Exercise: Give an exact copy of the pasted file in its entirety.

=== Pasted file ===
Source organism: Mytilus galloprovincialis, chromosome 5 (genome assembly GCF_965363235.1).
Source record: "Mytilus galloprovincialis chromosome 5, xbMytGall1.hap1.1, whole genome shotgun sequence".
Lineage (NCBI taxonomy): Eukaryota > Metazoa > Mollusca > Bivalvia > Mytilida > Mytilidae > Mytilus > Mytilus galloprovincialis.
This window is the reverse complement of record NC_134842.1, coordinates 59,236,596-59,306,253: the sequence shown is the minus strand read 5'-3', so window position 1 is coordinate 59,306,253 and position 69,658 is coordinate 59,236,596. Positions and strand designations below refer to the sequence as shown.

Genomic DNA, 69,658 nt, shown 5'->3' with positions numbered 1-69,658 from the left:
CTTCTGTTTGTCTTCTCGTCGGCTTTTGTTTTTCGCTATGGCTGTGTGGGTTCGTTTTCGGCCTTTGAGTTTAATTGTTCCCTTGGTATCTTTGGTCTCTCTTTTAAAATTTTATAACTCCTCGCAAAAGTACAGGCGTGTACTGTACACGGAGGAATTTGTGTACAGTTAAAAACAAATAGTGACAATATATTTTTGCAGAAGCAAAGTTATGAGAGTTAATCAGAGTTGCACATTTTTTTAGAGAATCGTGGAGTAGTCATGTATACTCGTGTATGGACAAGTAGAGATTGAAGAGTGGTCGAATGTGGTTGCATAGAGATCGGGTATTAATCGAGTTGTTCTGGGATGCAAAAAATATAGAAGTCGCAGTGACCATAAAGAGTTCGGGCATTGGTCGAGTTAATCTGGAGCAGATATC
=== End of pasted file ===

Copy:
Source organism: Mytilus galloprovincialis, chromosome 5 (genome assembly GCF_965363235.1).
Source record: "Mytilus galloprovincialis chromosome 5, xbMytGall1.hap1.1, whole genome shotgun sequence".
Lineage (NCBI taxonomy): Eukaryota > Metazoa > Mollusca > Bivalvia > Mytilida > Mytilidae > Mytilus > Mytilus galloprovincialis.
This window is the reverse complement of record NC_134842.1, coordinates 59,236,596-59,306,253: the sequence shown is the minus strand read 5'-3', so window position 1 is coordinate 59,306,253 and position 69,658 is coordinate 59,236,596. Positions and strand designations below refer to the sequence as shown.

Genomic DNA, 69,658 nt, shown 5'->3' with positions numbered 1-69,658 from the left:
CTTCTGTTTGTCTTCTCGTCGGCTTTTGTTTTTCGCTATGGCTGTGTGGGTTCGTTTTCGGCCTTTGAGTTTAATTGTTCCCTTGGTATCTTTGGTCTCTCTTTTAAAATTTTATAACTCCTCGCAAAAGTACAGGCGTGTACTGTACACGGAGGAATTTGTGTACAGTTAAAAACAAATAGTGACAATATATTTTTGCAGAAGCAAAGTTATGAGAGTTAATCAGAGTTGCACATTTTTTTAGAGAATCGTGGAGTAGTCATGTATACTCGTGTATGGACAAGTAGAGATTGAAGAGTGGTCGAATGTGGTTGCATAGAGATCGGGTATTAATCGAGTTGTTCTGGGATGCAAAAAATATAGAAGTCGCAGTGACCATAAAGAGTTCGGGCATTGGTCGAGTTAATCTGGAGCAGATATC